Some mammals can 'choose' sex of offspring: study

Some mammalian species can 'choose' the sex of their offspring in order to produce extra grandchildren, scientists say.

The study led by a University of Stanford researcher is able to prove for the first time a fundamental theory of evolutionary biology: that mammals rely on some unknown physiologic mechanism to manipulate the sex ratios of their offspring as part of a highly adaptive evolutionary strategy.

"This is one of the holy grails of modern evolutionary biology - finding the data which definitively show that when females choose the sex of their offspring, they are doing so strategically to produce more grandchildren," said Joseph Garner, senior author of the study, published in PLOS ONE.

The scientists assembled three-generation pedigrees of more than 2,300 animals and found that grandmothers and grandfathers were able to strategically choose to give birth to sons, if those sons would be high-quality and in turn reward them with more grandchildren.

Researchers turned to the San Diego Zoo, enlisting the help of animal-care supervisor Greg Vicino in combing through decades of records on more than 38,000 animals from 678 species.

The researchers ended up with a pool of 1,627 granddams (female grandparents) and 703 grandsires (male grandparents) for whom they had a complete record of three generations.

Major mammal groups were represented, including primates; carnivores, such as lions, bears and wolves; cloven-hoofed animals, such as cows, buffalo and deer; and odd-toed grazing animals, such as horses and rhinos.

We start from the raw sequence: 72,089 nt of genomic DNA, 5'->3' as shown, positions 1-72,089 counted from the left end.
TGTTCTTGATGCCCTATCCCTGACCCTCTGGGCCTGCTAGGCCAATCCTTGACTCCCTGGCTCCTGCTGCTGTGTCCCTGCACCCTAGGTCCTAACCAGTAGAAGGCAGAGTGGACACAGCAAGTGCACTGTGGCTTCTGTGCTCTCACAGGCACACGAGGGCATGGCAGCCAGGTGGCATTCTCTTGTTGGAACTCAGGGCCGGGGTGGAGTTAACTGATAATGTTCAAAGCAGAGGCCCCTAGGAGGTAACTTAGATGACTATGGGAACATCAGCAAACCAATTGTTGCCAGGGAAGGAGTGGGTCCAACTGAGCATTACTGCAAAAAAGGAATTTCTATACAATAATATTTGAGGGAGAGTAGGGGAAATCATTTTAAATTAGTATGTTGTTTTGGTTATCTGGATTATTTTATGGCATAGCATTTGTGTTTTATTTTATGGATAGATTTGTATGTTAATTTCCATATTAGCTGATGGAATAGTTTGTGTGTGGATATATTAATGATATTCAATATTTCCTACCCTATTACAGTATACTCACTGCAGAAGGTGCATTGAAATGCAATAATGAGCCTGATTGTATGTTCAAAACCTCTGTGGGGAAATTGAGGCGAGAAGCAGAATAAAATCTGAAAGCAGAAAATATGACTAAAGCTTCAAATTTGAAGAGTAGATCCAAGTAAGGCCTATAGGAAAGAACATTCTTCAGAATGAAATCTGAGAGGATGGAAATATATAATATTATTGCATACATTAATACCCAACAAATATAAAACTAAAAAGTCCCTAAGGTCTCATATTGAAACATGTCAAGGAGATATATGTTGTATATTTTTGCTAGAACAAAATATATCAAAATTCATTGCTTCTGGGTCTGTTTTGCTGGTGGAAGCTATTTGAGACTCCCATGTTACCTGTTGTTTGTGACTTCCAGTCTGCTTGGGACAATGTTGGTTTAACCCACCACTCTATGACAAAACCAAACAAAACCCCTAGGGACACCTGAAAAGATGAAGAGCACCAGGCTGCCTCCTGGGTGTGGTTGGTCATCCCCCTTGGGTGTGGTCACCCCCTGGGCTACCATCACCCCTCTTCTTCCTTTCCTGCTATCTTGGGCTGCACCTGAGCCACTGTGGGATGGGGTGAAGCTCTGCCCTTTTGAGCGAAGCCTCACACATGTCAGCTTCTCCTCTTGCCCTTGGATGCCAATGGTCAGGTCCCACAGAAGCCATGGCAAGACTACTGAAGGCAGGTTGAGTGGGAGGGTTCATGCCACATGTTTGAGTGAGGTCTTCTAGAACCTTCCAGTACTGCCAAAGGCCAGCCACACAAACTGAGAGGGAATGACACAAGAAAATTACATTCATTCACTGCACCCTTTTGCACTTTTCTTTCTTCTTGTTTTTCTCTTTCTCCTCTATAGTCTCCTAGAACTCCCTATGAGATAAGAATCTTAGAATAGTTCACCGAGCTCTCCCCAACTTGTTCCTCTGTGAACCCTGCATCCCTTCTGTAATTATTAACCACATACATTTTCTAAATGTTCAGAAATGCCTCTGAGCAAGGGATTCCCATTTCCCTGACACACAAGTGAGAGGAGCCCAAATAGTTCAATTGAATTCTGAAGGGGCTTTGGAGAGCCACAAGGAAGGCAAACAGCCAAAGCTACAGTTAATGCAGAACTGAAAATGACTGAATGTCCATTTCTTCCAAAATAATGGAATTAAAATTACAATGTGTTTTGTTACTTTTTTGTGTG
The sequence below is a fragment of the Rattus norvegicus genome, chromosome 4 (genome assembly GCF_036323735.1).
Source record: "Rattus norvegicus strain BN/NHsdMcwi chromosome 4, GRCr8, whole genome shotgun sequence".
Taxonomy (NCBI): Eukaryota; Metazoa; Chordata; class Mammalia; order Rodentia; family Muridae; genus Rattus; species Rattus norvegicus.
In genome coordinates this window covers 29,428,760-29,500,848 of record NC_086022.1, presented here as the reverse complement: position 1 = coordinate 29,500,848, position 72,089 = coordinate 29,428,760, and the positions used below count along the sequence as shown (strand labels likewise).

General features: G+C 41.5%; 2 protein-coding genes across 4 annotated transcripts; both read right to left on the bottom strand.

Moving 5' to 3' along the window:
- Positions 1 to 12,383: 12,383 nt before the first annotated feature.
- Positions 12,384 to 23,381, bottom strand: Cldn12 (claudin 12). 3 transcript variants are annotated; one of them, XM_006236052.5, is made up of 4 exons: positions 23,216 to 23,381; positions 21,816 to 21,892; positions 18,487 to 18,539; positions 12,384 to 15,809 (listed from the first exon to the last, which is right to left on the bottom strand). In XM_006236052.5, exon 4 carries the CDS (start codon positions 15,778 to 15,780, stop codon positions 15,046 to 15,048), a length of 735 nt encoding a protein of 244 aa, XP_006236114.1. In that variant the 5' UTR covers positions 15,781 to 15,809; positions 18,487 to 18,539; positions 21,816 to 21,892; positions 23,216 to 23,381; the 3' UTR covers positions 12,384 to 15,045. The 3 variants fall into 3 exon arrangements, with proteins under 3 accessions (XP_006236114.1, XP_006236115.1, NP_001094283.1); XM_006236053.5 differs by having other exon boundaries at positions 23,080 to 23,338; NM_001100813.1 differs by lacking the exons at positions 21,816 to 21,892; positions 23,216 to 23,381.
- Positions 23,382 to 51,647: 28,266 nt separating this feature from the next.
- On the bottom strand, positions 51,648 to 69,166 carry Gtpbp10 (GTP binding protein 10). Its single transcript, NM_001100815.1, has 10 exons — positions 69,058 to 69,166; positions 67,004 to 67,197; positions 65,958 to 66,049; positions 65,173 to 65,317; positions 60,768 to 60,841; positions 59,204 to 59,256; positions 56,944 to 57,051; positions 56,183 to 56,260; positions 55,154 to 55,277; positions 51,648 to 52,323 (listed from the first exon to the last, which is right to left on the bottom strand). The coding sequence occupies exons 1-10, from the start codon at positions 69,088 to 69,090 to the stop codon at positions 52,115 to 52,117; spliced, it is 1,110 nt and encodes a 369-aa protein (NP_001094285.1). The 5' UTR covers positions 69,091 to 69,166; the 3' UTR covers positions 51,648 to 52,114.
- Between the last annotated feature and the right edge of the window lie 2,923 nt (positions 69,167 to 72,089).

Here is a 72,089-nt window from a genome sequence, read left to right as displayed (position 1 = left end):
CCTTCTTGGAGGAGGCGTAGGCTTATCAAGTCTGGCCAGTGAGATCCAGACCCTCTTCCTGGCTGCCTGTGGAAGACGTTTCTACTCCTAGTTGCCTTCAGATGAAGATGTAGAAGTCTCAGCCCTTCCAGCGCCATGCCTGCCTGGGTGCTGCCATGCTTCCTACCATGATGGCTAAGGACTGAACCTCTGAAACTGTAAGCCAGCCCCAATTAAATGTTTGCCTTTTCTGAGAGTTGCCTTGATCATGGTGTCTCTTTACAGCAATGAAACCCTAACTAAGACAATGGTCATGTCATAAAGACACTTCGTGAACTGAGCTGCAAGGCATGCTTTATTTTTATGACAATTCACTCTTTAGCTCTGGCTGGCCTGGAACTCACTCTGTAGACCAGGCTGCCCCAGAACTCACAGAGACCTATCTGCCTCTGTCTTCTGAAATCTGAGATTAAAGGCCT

They found that when females produced mostly sons, those sons had 2.7 times more children per capita than those whose mothers bore equal numbers of male and female offspring.

"The question is, within each species, among females who had more sons, did those sons do better in terms of producing more grandchildren per capita? And the answer is yes," Garner said.

"Females are choosing and being very Machiavellian about it. They're doing it for their own benefit," he said.

The same was true of grandsires, with the researchers showing that when grandfathers produced mostly sons, those sons on average had 2.4 times more children per capita.

Garner said the mechanism through which parents manipulate the sex of their offspring isn't really known, though one theory holds that females can control the "male" and "female" sperm, which have different shapes, as they move through the mucous in the reproductive tract, selectively slowing down or speeding up the sperm they want to select.

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